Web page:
National Aerospace Development Administration
The NADA insignia
|Formed||April 1, 2013|
|Jurisdiction||Government of North Korea|
National Aerospace Development Administration (NADA; Chosŏn'gŭl: 국가우주개발국) is the official space agency of North Korea, succeeding the Korean Committee of Space Technology. It was founded on April 1, 2013.
The current basis for the activities of NADA is the Law on Space Development, in 2013 the 7th session of the 12th Supreme People's Assembly was passed. The Act sets out the North Korean principles of peaceful development of space determines compliance with the principles of the Juche ideology (North Korean ideology) and independence, as well as the aim of solving scientific and technological problems of space to improve the economy, science and technology.
The law also regulates the position of the NADA and the principles of notification, security, research and possibly compensation in relation to satellite launches. The law calls for cooperation with international organizations and other countries, the principle of equality and mutual benefit, respect for international law and international regulations for space. The law also opposes the militarization of space.
Korean Committee of Space Technology
In 1980, KCST, the Executive Space Agency of North Korea, started research and development with the aim of producing and placing communications satellites, earth observation satellites and weather observation satellites.
International legal regime of North Korea's space activities
In 2009, North Korea entered to the Treaty on Principles Governing the Activities of States in the Exploration and Use of Outer Space, including the Moon and other celestial bodies in, and the Convention on Registration of Objects Launched into Outer Space Objects.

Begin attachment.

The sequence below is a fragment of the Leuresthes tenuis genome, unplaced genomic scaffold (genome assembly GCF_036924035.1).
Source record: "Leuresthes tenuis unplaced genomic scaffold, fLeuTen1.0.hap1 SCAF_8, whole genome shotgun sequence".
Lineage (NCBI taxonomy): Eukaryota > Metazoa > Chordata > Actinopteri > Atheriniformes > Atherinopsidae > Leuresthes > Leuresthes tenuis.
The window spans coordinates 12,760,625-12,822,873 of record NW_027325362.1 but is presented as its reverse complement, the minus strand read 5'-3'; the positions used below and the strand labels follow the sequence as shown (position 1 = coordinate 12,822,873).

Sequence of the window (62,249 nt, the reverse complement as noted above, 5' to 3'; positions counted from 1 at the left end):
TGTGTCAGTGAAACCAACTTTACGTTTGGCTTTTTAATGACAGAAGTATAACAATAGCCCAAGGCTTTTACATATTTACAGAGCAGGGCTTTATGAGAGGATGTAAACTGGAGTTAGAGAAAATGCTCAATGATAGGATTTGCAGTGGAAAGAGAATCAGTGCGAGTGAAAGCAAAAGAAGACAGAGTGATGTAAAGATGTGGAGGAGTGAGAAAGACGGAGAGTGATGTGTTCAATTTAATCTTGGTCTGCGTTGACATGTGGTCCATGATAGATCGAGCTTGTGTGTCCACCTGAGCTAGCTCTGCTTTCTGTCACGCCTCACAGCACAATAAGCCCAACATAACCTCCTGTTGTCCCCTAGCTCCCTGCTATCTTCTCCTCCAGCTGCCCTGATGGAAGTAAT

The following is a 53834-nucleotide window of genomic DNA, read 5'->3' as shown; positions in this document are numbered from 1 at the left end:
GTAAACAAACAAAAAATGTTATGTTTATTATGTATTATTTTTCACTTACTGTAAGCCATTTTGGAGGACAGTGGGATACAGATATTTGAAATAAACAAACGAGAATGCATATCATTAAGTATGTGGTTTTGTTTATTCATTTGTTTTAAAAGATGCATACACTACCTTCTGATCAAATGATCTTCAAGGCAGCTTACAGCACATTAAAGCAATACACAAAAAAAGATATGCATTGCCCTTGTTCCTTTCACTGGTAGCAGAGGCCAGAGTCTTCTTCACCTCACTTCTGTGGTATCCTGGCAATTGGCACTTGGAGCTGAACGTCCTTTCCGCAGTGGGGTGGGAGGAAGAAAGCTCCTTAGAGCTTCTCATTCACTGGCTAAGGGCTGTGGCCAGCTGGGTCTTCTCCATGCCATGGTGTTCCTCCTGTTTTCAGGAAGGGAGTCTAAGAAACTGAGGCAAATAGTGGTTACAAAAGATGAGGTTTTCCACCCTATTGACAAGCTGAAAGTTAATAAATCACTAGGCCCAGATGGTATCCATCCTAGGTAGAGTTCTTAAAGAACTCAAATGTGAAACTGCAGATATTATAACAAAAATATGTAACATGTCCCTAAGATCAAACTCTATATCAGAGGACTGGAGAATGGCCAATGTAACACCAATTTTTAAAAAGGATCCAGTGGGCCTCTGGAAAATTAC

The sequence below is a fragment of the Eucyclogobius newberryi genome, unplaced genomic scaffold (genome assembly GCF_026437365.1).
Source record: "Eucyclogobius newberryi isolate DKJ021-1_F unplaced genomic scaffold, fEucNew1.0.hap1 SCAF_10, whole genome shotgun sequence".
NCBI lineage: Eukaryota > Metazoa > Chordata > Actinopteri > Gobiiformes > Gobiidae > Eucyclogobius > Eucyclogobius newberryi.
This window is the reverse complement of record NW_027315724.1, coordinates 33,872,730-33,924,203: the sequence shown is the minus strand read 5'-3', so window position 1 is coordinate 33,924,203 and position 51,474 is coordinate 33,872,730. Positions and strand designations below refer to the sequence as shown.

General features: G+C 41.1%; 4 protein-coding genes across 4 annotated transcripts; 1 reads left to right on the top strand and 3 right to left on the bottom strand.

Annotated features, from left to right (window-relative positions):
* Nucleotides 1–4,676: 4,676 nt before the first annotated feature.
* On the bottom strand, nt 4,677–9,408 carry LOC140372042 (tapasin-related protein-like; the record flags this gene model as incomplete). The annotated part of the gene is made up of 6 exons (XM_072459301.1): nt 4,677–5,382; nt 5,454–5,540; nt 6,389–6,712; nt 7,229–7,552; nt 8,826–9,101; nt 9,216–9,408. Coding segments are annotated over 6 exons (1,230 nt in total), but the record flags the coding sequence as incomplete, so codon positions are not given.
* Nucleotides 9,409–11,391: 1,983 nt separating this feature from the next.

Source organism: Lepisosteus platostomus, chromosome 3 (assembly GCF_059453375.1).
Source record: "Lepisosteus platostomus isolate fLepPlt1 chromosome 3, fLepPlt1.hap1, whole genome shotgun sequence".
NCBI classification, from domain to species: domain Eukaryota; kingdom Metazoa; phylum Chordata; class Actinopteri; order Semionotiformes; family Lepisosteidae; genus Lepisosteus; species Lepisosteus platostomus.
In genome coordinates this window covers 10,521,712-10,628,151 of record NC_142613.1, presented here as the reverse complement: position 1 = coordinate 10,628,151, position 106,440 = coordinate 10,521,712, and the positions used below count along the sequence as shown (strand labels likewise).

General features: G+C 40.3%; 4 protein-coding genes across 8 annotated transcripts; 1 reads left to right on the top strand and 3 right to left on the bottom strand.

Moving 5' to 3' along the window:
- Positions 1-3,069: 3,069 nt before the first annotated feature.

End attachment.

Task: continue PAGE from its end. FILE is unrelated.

The emblem of NADA consists of a dark blue globe with the word Kukgaujugaebalkuk (National Space Development Administration) in white Korean letters on the bottom, DPRK (Democratic People's Republic of Korea) in light blue letters on the top, the constellation of Ursa Major, NADA in white letters in the middle, and two bright blue rings symbolizing satellite orbits and the intention of place on all orbits of satellites. The logo is described as representing the agency's "character, mission, position, and development prospect". Ursa Major is intended to symbolize and glorify North Korea as a space power.
This is a list of satellites launched.
|Kwangmyŏngsŏng-1||31 August 1998||Paektusan||Tonghae Satellite Launching Ground||Failed to reach orbit||Technology experimental satellite|
|4 July 2006||Unha-1||Launch Failure||Rocket test (See 2006 North Korean missile test)|
|Kwangmyŏngsŏng-2||5 April 2009||Unha-2||Tonghae Satellite Launching Ground||Failed to reach orbit||Communications satellite|
|Kwangmyŏngsŏng-3||13 April 2012||Unha-3||Sohae Satellite Launching Station||Launch Failure||Observation satellite|
|Kwangmyŏngsŏng-3 Unit 2||12 December 2012||Unha-3||Sohae Satellite Launching Station||Successful launch||Observation satellite|
|Kwangmyŏngsŏng-4||7 February 2016||Kwangmyŏngsŏng (Unha-3)||Sohae Satellite Launching Station||Successful launch||Observation satellite|
In 2016, Hyon Kwang Il, director of NADA's scientific research department, said they planned to launch more satellites before 2020, including a geostationary satellite. He also said that he hoped they would "plant the flag of the DPRK on the moon" within 10 years.
- Pearlman, Robert. "North Korea's 'NADA' Space Agency, Logo Are Anything But 'Nothing'". Space.com.
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- "National Aerospace Development Administration of DPRK". Korea News Service (KNS). Archived from the original on 6 April 2014. Retrieved 8 May 2015.
- "North Korea names space agency 'NADA,' mimics NASA logo". CNET. April 2, 2014.
- "North Korea's space agency's logo means nothing — literally". Business Insider. February 9, 2016.
- "North Korea steals NASA logo, but names space agency NADA (which means 'nothing' in Spanish)". Daily Mail. 2 April 2014.
- "Despite Clinton, Korea has rights". Retrieved 8 May 2015.
- Josh Levs, CNN (12 December 2012). "N. Korea's launch causes worries about nukes, Iran and the Pacific". CNN. Retrieved 8 May 2015.
- Talmadge, Eric (4 August 2016). "North Korea hopes to plant flag on the moon". AP.